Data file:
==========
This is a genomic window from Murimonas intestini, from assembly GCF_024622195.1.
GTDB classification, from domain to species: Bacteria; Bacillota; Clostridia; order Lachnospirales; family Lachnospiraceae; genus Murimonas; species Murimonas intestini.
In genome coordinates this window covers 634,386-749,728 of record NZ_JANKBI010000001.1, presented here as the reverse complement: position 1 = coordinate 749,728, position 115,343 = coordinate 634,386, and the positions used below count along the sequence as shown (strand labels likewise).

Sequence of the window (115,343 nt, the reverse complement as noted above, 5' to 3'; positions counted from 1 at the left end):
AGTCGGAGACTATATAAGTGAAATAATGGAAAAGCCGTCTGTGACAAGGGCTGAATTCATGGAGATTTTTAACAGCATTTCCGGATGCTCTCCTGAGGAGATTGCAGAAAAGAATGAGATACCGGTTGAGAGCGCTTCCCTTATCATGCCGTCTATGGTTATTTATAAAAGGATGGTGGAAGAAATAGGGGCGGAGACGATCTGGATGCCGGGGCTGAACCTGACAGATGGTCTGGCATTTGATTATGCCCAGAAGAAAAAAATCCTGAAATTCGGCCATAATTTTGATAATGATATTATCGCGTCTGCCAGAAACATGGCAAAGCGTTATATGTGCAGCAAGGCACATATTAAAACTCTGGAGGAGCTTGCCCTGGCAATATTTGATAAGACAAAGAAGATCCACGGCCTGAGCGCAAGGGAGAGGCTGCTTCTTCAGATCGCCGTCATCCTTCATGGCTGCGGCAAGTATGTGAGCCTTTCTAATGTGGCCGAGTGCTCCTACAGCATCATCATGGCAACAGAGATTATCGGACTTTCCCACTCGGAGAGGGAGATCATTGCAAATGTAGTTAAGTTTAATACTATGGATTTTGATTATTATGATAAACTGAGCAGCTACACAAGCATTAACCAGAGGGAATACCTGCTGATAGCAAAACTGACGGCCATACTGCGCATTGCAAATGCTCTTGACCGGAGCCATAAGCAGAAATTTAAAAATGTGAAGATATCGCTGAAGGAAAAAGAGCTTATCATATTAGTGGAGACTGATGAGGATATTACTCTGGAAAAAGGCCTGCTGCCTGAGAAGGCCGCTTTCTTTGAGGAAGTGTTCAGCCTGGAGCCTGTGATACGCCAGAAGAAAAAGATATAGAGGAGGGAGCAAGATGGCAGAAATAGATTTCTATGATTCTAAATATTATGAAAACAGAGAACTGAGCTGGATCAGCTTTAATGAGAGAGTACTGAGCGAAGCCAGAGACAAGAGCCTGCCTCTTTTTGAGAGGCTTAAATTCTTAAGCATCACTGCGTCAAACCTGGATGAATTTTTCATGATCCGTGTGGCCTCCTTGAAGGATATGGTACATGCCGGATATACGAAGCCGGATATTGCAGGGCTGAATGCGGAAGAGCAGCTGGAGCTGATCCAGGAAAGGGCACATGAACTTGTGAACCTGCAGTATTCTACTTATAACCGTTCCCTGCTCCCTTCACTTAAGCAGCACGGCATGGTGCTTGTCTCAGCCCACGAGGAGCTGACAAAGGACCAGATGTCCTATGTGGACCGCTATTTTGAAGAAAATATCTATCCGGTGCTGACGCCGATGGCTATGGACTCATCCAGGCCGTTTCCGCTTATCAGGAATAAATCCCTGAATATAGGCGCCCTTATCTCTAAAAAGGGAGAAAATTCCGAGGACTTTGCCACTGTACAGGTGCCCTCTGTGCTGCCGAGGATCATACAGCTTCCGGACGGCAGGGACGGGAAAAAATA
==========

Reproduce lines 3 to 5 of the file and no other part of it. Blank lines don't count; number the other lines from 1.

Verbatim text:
In genome coordinates this window covers 634,386-749,728 of record NZ_JANKBI010000001.1, presented here as the reverse complement: position 1 = coordinate 749,728, position 115,343 = coordinate 634,386, and the positions used below count along the sequence as shown (strand labels likewise).

Sequence of the window (115,343 nt, the reverse complement as noted above, 5' to 3'; positions counted from 1 at the left end):
AGTCGGAGACTATATAAGTGAAATAATGGAAAAGCCGTCTGTGACAAGGGCTGAATTCATGGAGATTTTTAACAGCATTTCCGGATGCTCTCCTGAGGAGATTGCAGAAAAGAATGAGATACCGGTTGAGAGCGCTTCCCTTATCATGCCGTCTATGGTTATTTATAAAAGGATGGTGGAAGAAATAGGGGCGGAGACGATCTGGATGCCGGGGCTGAACCTGACAGATGGTCTGGCATTTGATTATGCCCAGAAGAAAAAAATCCTGAAATTCGGCCATAATTTTGATAATGATATTATCGCGTCTGCCAGAAACATGGCAAAGCGTTATATGTGCAGCAAGGCACATATTAAAACTCTGGAGGAGCTTGCCCTGGCAATATTTGATAAGACAAAGAAGATCCACGGCCTGAGCGCAAGGGAGAGGCTGCTTCTTCAGATCGCCGTCATCCTTCATGGCTGCGGCAAGTATGTGAGCCTTTCTAATGTGGCCGAGTGCTCCTACAGCATCATCATGGCAACAGAGATTATCGGACTTTCCCACTCGGAGAGGGAGATCATTGCAAATGTAGTTAAGTTTAATACTATGGATTTTGATTATTATGATAAACTGAGCAGCTACACAAGCATTAACCAGAGGGAATACCTGCTGATAGCAAAACTGACGGCCATACTGCGCATTGCAAATGCTCTTGACCGGAGCCATAAGCAGAAATTTAAAAATGTGAAGATATCGCTGAAGGAAAAAGAGCTTATCATATTAGTGGAGACTGATGAGGATATTACTCTGGAAAAAGGCCTGCTGCCTGAGAAGGCCGCTTTCTTTGAGGAAGTGTTCAGCCTGGAGCCTGTGATACGCCAGAAGAAAAAGATATAGAGGAGGGAGCAAGATGGCAGAAATAGATTTCTATGATTCTAAATATTATGAAAACAGAGAACTGAGCTGGATCAGCTTTAATGAGAGAGTACTGAGCGAAGCCAGAGACAAGAGCCTGCCTCTTTTTGAGAGGCTTAAATTCTTAAGCATCACTGCGTCAAACCTGGATGAATTTTTCATGATCCGTGTGGCCTCCTTGAAGGATATGGTACATGCCGGATATACGAAGCCGGATATTGCAGGGCTGAATGCGGAAGAGCAGCTGGAGCTGATCCAGGAAAGGGCACATGAACTTGTGAACCTGCAGTATTCTACTTATAACCGTTCCCTGCTCCCTTCACTTAAGCAGCACGGCATGGTGCTTGTCTCAGCCCACGAGGAGCTGACAAAGGACCAGATGTCCTATGTGGACCGCTATTTTGAAGAAAATATCTATCCGGTGCTGACGCCGATGGCTATGGACTCATCCAGGCCGTTTCCGCTTATCAGGAATAAATCCCTGAATATAGGCGCCCTTATCTCTAAAAAGGGAGAAAATTCCGAGGACTTTGCCACTGTACAGGTGCCCTCTGTGCTGCCGAGGATCATACAGCTTCCGGACGGCAGGGACGGGAAAAAATA